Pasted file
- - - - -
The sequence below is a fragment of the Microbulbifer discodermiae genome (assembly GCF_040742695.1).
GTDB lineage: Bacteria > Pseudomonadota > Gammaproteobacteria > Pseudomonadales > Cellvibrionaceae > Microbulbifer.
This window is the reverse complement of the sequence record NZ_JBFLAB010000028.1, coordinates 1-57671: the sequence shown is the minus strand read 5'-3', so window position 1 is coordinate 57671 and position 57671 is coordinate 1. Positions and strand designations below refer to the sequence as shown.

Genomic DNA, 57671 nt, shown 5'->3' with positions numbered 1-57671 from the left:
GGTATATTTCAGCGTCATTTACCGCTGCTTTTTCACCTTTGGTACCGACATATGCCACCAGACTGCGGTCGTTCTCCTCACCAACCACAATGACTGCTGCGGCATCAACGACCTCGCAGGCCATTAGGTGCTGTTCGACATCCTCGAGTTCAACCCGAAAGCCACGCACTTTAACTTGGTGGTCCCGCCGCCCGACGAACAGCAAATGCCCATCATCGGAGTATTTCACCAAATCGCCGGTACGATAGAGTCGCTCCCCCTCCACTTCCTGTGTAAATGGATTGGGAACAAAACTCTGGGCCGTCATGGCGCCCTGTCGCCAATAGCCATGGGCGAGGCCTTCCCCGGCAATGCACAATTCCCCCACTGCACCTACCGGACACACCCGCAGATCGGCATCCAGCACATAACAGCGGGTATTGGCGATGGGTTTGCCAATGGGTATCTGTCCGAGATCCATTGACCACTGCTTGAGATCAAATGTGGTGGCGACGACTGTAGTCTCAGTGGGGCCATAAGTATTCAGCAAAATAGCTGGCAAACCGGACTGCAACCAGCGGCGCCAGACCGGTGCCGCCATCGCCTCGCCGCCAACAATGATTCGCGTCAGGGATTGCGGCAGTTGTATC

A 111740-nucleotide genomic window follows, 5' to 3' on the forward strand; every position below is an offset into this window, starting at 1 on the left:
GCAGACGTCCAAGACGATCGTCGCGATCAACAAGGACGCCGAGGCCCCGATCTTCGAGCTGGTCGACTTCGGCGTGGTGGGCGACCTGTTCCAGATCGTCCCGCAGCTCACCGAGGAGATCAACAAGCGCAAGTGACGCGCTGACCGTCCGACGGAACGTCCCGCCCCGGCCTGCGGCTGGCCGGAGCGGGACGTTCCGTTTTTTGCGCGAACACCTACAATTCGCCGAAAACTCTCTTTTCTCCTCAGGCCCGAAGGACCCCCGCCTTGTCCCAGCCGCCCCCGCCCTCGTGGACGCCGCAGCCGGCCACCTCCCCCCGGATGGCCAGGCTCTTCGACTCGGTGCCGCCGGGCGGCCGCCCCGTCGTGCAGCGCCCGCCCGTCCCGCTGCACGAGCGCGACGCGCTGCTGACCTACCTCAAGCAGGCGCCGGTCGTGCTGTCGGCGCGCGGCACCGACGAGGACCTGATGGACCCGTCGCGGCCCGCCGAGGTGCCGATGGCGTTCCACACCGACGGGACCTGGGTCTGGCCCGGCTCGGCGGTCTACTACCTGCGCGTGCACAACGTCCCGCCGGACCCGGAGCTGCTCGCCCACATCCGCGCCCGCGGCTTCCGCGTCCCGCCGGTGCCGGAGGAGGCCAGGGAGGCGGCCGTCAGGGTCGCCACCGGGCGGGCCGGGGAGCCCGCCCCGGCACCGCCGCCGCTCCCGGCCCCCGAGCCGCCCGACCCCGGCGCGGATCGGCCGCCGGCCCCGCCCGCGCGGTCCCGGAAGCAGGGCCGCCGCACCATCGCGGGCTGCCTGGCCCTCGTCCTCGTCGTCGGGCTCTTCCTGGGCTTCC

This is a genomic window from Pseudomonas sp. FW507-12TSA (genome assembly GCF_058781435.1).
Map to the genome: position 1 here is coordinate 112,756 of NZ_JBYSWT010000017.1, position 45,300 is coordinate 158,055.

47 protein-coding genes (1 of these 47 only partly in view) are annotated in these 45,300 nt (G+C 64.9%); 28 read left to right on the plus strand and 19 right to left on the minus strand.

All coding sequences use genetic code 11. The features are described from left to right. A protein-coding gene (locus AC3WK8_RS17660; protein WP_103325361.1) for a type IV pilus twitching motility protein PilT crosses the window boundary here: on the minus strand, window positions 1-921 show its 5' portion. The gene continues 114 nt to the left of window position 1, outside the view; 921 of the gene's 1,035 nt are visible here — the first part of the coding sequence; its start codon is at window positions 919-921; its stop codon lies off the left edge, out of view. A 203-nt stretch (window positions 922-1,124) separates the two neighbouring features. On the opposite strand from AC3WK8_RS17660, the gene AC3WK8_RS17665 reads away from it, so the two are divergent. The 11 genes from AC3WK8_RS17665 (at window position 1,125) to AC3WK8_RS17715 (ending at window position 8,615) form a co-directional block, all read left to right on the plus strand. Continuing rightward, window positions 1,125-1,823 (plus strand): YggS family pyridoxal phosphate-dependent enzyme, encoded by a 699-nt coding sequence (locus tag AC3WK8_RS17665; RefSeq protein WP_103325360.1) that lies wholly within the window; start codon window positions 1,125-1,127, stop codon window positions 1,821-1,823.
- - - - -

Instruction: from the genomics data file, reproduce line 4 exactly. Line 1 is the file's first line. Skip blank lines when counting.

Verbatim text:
Genomic DNA, 57671 nt, shown 5'->3' with positions numbered 1-57671 from the left: